2021 Single-Family Property Taxes Rise to $328 Billion

ATTOM, Irvine, Calif., said its 2021 property tax analysis of nearly 87 million U.S. single family homes reported $328 billion in property taxes levied on single-family homes, up 1.6 percent from $323 billion in 2020, but well down from the 5.4 percent increase seen from 2019 to 2020

The increase marked the second smallest rise over the past five years.

Meanwhile, ATTOM reported the average tax on single-family homes in the U.S. in 2021 increased at the smallest pace in the five years, rising just 1.8 percent from $3,719 in 2020 to $3,785 last year. The latest figures resulted in an effective tax rate of 0.9 percent, down from 1.1 percent in 2020.

Courtesy ATTOM, Irvine, Calif.

“It’s hardly a surprise that property taxes increased in 2021, a year when home prices across the country rose by 16%,” said Rick Sharga, executive vice president of market intelligence at ATTOM. “The real surprise is that the tax increases weren’t higher, which suggests that tax assessments are lagging behind rising property values, and will likely continue to go up in 2022.”

The report said effective rates declined in 2021 even as total taxes rose, because home values went up far faster than taxes around the country. Median values spiked by more than 10 percent in most of the U.S., as a glut of home buyers kept chasing a tight supply of homes, pushing the nation’s decade-long market boom onward. The buyer surge continued as home-mortgage rates hovered around 3 percent and many households continued to trade congested areas more susceptible to the two-year-old coronavirus pandemic, for the relative safety and larger spaces offered by houses and condominiums.

The report said despite the national increase in the average property tax of just 1.8 percent from 2020 to 2021, larger gains were seen in 163, or 74 percent, of the 220 metropolitan statistical areas analyzed in the report. That happened as taxes rose far less than the national figure across major metros with populations of at least 1 million last year. Those areas had about three-quarters of the population of all metros in the report, which helped keep the national increase low.

Among metro areas with a population of at least 1 million that had the largest increases in average property taxes last year, were Nashville, Tenn. (up 27 percent); Milwaukee (up 18.6 percent); Baltimore (up 12.3 percent); Grand Rapids, Mich. (up 12.3 percent) and Louisville, Ky (up 11 percent). Major markets with the largest decreases in average property taxes included Pittsburgh (down 35.1 percent); New Orleans (down 20.2 percent); Houston (down 18.7 percent); Dallas (down 12.2 percent) and Austin, Texas (down 7.7 percent).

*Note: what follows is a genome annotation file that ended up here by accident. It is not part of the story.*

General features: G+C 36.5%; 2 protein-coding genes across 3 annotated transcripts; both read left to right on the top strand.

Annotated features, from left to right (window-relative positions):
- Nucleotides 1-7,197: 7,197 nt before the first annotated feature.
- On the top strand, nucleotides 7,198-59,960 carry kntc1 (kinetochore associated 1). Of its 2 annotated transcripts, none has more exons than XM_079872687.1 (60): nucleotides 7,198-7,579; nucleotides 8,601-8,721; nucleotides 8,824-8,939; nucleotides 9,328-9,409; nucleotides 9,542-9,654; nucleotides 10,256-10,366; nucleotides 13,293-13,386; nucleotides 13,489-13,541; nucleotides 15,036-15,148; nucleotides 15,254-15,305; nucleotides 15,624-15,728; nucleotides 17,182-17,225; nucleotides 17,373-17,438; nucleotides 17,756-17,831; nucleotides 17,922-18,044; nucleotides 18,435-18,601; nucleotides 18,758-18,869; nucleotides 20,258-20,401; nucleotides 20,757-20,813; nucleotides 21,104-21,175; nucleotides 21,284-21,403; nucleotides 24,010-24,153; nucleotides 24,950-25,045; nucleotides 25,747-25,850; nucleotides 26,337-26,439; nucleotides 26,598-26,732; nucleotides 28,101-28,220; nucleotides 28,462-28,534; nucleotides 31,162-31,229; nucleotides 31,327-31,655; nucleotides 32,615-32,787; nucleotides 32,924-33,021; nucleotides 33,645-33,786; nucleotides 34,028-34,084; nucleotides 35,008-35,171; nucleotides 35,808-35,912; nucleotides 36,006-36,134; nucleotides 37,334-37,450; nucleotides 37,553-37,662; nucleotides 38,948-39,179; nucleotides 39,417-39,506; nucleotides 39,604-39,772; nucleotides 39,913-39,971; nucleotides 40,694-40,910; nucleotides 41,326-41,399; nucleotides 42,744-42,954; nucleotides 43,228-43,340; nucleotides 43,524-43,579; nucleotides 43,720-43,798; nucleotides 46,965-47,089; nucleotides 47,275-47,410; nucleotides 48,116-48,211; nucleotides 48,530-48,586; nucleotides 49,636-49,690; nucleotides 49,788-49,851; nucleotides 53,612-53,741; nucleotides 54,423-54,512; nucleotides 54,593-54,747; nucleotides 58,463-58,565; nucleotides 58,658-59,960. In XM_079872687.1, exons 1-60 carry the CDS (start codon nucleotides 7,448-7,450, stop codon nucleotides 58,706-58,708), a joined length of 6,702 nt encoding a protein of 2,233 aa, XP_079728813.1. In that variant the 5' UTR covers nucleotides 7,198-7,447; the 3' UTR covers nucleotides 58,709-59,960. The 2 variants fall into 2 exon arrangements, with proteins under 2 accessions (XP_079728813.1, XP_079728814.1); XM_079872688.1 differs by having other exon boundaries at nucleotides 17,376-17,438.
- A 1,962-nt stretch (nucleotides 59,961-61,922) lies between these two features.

States with the highest effective property tax rates in 2021 were Illinois (1.86 percent), New Jersey (1.73 percent), Connecticut (1.67 percent), Vermont (1.55 percent) and Pennsylvania (1.37 percent). The lowest effective tax rates in 2021 were in Hawaii (0.27 percent), Alabama (0.37 percent), Utah (0.39 percent), Arizona (0.41 percent) and Nevada (0.41 percent).

New Jersey’s average single-family-home tax of $9,476 in 2021 again led the nation. That amount was roughly 10 times more than the average of $901 in West Virginia, which had the nation’s smallest average levy. Others states in the top five last year were Connecticut ($7,464), Massachusetts ($6,777), New Hampshire ($6,698) and New York ($6,617).

Among 220 metropolitan statistical areas around the country with a population of at least 200,000 in 2021, 19 of the 20 highest effective tax rates were in the Northeast and Midwest. Nine of the top 10 were New York, Connecticut and Illinois.

“Prospective homeowners often fail to include property taxes when considering the cost of homeownership,” Sharga said. “But, especially in some of the higher-priced markets across the country, property taxes can add thousands of dollars to annual ownership costs, and possibly be the difference between someone being able to afford a home or not. It’s critically important for consumers to factor in taxes, insurance and maintenance when determining whether they’re ready for the financial responsibility of home ownership.”